Wordwatch Towers

A plain language guide to punctuation, grammar and writing well.

Jack of all trades

with 6 comments


A number of job titles are male-specific. Fireman and policeman are prime examples, often used unthinkingly when both speaking and writing. And yet the alternatives are more accurate, and sound absolutely fine too:

‘Firefighters’ or ‘fire officers’

‘Police officers’ or ‘the police’

‘Foreman’ is OK if you are sure the person is male, ‘forewoman’ if she is female, or ‘supervisor’ is a good alternative.

Similarly, ‘chairman’ is OK if you are sure the person is male. ‘Chairwoman’ is fine if you are sure she is female. Otherwise, use chair, or ‘chairperson’. Sadly (in my opinion), some chairwomen insist on being called a ‘chairman’ — always respect their wishes. If you are not sure which they would prefer, ask them.

Instead of ‘businessmen’, prefer ‘businesspeople’.

Women-exclusive terms can proliferate when writing about the workplace, for example, ‘manning the phones’ and ‘man-hours’. There are many alternatives to ‘manning’ such as ‘staffing’, ‘running’ and ‘operating’ and ‘man-hours’ can become ‘work-hours’ or ‘staff-hours’.

Avoid popular but exclusive phrases such as ‘our boys in blue’.

This post is an extract from the longer post ‘Am I allowed to say that? A no-nonsense guide to political correctness’.

See also:

Marketing man — or woman?

He or she  — or they?

Ladies first?

Gratuitous modifiers — or the lady bus driver

Sorting the women from the girls

She’s so intolerant — but he doesn’t suffer fools gladly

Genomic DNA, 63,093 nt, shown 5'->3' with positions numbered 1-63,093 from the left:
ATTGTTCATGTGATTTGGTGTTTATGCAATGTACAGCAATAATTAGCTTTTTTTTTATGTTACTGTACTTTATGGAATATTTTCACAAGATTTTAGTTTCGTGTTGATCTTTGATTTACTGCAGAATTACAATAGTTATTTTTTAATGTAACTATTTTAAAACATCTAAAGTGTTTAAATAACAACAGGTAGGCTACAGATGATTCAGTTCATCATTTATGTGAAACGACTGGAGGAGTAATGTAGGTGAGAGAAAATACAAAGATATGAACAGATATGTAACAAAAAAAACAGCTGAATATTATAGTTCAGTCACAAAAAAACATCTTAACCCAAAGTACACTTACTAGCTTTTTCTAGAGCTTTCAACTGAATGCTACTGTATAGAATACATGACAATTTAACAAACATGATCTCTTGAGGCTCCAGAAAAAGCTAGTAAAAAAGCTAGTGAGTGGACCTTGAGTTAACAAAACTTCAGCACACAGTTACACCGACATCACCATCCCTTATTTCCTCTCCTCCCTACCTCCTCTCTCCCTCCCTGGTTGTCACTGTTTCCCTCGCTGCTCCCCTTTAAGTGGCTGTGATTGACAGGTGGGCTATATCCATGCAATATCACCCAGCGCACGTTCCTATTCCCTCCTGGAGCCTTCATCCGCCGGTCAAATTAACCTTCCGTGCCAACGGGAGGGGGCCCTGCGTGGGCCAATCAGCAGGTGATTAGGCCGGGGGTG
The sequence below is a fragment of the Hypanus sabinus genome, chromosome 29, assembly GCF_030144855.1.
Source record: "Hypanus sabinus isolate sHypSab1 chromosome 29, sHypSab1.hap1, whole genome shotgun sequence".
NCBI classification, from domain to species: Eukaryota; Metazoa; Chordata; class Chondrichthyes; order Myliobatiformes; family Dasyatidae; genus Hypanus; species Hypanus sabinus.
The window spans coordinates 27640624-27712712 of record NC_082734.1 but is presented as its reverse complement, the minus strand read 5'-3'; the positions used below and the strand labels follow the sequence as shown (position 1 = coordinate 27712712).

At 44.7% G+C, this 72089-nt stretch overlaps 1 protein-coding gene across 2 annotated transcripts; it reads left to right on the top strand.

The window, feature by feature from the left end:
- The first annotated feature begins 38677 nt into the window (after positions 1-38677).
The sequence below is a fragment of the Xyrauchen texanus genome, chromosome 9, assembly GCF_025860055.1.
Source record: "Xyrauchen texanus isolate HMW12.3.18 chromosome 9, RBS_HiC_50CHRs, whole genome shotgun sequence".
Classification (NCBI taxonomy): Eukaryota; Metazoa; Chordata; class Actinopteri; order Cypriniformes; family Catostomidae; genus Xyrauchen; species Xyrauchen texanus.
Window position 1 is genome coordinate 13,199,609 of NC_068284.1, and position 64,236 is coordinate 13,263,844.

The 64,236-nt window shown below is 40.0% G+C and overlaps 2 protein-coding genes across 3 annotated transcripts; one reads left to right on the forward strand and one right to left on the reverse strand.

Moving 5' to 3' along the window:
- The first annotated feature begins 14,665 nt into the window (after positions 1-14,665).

Old wives’ tales — good or bad?

She’s such a tomboy

When is a man not a man?


6 Responses

Subscribe to comments with RSS.

  1. Cambridge Advanced Learner’s dictionary says “jack-of-all-trades” and Oxford Advanced Learner’s writes “jack of all trades”!

    I guess both are correct.

  2. Hi, Vikas – that’s very interesting. After reading your comment I checked in my Oxford Dictionary of English, and ‘jack of all trades’ is not in it at all!

    However, I did find it online (without the hyphens):



    24/12/2009 at 5:19 pm

    • Thanks very much, Vikas.


      24/12/2009 at 6:04 pm

  3. I remember a prominent newspaper headline that read: “Those magnificent men in their flying machines”. The story was about flying doctors and, as the actual story revealed, at least one of the flying doctors was a woman. How bizarre – a woman who can operate a flying machine AND a doctor. Who would ever have believed it? Obviously not the sub-editor who wrote the headline.

    Lizi B

    24/03/2010 at 10:28 am

    • Thanks for that prime example of the pitfalls of women-exclusive language, Lizi. Even setting aside all the other issues involved in the use of male-saturated language, from a practical point of view it so often leads to innacuracy and confusion.


      24/03/2010 at 10:46 am

Your questions and comments are welcome.

Fill in your details below or click an icon to log in:

WordPress.com Logo

You are commenting using your WordPress.com account. Log Out /  Change )

Google+ photo

You are commenting using your Google+ account. Log Out /  Change )

Twitter picture

You are commenting using your Twitter account. Log Out /  Change )

Facebook photo

You are commenting using your Facebook account. Log Out /  Change )


Connecting to %s

This site uses Akismet to reduce spam. Learn how your comment data is processed.

%d bloggers like this: